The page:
Did you get the message?
Well, a week or so ago because of my changed domestic circumstances I fronted up to the wall of egg cartons at the supermarket, for the first time in many years, and I was immediately struck by a new reason for reluctance. Price! In some cases close to $7 for a dozen eggs, then I saw that in many cases it’s not a dozen at all but 10, the new dozen. A little further off were the eggs of caged hens, at a lower price, and as disgusted as I am by the extraordinary cruelty inflicted on hens for the sake of cheaper eggs – and by our governments’ and the RSPCA’s tolerance of this – my mind did flit to the saving. And back again, I’m pleased to be able to tell you.
Just as I wouldn’t buy a carton of 10 eggs as a matter of principle, I’d rather go without eggs than buy the product of cruelty.
The other thing that struck me were the photos of lush pastures on the free-range cartons. Made me want to sink into the grass for a nap, and given the low number of chooks in the photos I’d be reasonably confident of not sinking into chook poo. As someone who has seen many times what a few chooks can do to a patch of grass I was sceptical.
My scepticism was not that the eggs had been laid by chooks deemed to be free range, but that the chooks had access to lush green pasture. I am prepared to accept that on some free-range poultry farms with a great deal of lush land and relatively few chooks and a rigorous system of moving the hens between different paddocks the hens do have access to grass. Maybe not always the rampant grass of the photos, but grass nonetheless.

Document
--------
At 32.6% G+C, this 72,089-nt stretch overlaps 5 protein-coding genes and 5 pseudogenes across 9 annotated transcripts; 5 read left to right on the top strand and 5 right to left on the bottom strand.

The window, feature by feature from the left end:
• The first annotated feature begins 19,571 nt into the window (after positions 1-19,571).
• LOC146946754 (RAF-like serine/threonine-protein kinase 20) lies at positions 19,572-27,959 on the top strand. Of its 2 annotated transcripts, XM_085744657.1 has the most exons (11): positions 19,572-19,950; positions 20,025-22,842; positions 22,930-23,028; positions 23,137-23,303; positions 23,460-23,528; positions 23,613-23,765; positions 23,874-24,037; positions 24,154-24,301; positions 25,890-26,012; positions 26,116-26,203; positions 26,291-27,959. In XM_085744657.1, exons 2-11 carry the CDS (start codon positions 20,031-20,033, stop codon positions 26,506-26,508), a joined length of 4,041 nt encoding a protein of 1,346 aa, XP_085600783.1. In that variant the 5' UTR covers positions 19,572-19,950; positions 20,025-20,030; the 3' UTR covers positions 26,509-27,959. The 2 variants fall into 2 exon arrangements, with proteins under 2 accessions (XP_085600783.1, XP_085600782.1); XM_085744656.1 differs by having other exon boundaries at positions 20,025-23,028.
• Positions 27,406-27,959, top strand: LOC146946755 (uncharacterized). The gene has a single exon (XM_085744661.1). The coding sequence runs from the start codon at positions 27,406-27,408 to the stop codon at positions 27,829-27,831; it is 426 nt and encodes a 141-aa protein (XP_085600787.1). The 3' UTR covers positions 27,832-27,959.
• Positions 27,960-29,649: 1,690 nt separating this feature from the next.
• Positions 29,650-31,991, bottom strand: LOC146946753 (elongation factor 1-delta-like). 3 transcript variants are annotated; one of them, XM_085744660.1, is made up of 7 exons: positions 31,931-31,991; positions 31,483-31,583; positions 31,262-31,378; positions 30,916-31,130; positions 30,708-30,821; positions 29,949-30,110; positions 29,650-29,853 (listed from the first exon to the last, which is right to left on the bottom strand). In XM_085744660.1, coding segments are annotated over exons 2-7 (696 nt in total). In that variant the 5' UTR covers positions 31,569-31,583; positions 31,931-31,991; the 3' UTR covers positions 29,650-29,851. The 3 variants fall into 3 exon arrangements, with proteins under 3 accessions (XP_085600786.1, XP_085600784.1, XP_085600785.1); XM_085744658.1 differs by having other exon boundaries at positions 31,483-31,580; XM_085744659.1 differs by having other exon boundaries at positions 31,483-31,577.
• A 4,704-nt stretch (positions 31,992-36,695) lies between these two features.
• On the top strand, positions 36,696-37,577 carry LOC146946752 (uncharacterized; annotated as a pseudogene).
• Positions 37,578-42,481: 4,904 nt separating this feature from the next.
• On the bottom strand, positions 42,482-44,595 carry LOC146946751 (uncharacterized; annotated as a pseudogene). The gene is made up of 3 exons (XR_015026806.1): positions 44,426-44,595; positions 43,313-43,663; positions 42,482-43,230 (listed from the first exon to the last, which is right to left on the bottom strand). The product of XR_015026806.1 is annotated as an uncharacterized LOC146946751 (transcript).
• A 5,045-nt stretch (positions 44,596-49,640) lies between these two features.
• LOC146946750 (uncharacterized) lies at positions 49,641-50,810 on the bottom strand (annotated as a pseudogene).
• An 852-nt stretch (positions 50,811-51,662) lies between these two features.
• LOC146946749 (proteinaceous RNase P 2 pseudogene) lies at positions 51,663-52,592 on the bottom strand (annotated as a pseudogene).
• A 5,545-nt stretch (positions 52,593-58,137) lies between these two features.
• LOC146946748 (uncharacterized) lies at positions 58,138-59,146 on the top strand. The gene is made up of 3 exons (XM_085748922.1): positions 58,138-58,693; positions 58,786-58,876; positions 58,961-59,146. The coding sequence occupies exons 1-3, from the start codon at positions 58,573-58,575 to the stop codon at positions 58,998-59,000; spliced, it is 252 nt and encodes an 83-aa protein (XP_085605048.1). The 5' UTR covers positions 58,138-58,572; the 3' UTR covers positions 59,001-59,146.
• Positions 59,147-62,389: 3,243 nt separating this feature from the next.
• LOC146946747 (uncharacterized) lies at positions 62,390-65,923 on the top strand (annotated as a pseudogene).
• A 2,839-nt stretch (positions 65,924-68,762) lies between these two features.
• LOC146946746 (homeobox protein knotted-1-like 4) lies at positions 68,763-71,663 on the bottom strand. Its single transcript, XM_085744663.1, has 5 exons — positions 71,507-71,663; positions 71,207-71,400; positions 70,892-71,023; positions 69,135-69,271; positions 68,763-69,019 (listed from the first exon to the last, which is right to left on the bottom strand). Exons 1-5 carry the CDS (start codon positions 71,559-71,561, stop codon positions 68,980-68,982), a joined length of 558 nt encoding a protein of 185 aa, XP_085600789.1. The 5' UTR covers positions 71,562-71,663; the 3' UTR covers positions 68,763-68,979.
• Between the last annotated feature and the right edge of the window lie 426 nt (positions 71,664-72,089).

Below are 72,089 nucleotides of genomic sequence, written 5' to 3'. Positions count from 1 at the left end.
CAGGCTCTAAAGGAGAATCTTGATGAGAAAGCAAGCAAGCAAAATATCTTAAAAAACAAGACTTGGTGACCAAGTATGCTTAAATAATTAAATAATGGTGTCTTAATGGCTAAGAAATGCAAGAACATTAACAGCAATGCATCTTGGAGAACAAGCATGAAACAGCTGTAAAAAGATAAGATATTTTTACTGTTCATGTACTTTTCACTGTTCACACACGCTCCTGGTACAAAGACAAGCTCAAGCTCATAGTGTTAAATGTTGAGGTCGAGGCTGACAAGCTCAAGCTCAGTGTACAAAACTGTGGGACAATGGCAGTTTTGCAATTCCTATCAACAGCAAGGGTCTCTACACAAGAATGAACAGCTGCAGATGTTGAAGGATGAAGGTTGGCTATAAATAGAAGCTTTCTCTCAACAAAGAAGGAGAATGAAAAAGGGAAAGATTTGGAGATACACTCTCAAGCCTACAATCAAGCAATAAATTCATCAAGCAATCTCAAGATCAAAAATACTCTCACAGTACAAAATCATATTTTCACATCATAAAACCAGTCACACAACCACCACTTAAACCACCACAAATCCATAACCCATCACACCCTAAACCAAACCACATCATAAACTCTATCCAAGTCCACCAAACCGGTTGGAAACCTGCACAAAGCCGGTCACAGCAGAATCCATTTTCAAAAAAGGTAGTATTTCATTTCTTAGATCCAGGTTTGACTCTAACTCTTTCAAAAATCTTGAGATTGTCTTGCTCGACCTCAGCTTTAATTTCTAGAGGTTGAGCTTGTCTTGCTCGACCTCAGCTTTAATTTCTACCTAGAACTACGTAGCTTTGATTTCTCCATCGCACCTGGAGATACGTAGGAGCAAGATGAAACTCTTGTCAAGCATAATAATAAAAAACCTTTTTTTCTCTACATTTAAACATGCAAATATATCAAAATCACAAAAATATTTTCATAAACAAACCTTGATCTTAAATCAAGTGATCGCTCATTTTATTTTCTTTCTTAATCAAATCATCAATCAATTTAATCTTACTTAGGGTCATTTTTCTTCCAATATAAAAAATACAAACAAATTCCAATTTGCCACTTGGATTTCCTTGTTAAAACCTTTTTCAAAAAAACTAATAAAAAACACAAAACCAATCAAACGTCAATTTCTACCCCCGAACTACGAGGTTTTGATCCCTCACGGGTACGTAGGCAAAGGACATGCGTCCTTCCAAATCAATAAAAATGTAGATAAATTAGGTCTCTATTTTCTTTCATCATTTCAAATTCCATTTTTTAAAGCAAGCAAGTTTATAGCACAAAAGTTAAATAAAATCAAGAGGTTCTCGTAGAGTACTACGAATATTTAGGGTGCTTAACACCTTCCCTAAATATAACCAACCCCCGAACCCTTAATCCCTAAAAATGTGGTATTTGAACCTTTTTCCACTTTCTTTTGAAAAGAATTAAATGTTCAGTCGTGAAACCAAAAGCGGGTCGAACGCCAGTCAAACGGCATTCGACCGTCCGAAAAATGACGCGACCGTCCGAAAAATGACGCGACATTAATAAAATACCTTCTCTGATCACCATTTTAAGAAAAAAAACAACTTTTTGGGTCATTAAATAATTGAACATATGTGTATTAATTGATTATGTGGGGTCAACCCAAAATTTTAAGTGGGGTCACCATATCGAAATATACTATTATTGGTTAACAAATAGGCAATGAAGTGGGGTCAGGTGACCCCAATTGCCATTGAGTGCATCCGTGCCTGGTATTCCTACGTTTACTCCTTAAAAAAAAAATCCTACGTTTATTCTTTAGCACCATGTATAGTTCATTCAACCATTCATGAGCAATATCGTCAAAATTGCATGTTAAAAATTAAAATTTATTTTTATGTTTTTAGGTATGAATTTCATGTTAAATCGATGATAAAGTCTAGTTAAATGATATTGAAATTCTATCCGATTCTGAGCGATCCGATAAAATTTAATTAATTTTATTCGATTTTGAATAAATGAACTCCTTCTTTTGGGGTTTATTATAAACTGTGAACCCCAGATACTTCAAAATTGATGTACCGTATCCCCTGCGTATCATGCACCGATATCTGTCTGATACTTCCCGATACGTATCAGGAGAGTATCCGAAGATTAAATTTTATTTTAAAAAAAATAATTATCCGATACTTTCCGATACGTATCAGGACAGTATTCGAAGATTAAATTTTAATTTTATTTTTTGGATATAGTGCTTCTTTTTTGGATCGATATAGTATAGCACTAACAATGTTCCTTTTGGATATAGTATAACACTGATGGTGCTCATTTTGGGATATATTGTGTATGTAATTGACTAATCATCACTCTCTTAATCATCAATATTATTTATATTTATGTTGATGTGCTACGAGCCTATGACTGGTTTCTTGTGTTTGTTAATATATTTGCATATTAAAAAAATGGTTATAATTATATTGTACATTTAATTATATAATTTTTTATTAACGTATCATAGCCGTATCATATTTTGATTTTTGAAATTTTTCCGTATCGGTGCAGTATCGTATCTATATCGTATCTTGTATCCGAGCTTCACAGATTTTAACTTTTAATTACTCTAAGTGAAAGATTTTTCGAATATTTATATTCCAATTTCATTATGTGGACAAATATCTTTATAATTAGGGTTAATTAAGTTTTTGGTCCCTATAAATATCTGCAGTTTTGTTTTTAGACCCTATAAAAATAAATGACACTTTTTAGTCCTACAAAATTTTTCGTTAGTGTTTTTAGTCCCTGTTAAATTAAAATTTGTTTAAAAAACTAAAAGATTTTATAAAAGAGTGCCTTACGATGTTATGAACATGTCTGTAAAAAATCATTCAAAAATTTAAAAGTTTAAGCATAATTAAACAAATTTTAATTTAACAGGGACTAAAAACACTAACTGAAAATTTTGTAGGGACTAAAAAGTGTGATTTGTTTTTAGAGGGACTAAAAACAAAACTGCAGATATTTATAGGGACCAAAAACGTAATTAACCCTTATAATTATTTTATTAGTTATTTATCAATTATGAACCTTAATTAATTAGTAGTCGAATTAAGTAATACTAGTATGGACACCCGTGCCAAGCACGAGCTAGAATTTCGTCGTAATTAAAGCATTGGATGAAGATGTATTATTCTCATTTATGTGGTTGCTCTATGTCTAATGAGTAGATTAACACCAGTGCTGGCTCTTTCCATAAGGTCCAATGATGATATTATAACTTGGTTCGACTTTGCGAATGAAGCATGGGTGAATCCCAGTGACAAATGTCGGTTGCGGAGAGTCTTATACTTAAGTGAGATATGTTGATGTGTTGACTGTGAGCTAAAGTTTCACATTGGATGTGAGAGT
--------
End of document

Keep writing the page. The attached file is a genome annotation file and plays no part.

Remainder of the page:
To my surprise, however, grass is not required by the definition of free range. The definition and requirements of free range for poultry are generally accepted as that set down in a poultry welfare code drawn up in 2001 – it is a code, not a law – and which says free range hens must be housed in sheds and have at least eight hours a day access to an outdoor range at a stocking rate of no more than 1500 birds per hectare.
That’s generous space for a hen, just under seven square metres, although without rotation 1500 would reduce the lush grass of a hectare to dirt sooner than you’d imagine. My seven hens have about six square metres each and a brave blade of grass anywhere in the 40 square metres would count its life in seconds. The banana trees survived longer but not much longer. Still, the hens are moving about, dust bathing, scratching and free to range within limits, and that’s a good reason to pay more for free-range eggs.
The Australian Egg Corporation, however, is seeking to change the standard for free range so that more egg producers it represents can put the words ‘‘Free Range!’’ and a photo of lush grass on their egg cartons. The corporation wants the limit on the number of hens per hectare increased from the 1500 to 20,000! Twenty thousand hens to one hectare is one hen per half a square metre, 13 times less space than a free range hen has now. In my chook pen in a corner of my yard, next to and behind a garden shed, I’d have not seven but 80 chooks!
The egg corporation’s chief, James Kellaway, warns that the price of free-range eggs will increase to more than $10 a carton if the proposed new standard is not accepted. In effect he is arguing that unless it is easier and cheaper for egg producers to label their eggs free range people will have to pay more for real free range eggs. So, he seems to believe, consumers will be happier paying less for eggs that are less free range. Crowded range, perhaps.
Only the ACCC stands in the way of this new deal for people who prefer free range eggs, and it’s calling for public comment.
Should the egg corporation be permitted to hijack the term free range? Shouldn't we be able to pay a little more for a better deal for farm animals?
Jeff Corbett, The Newcastle Herald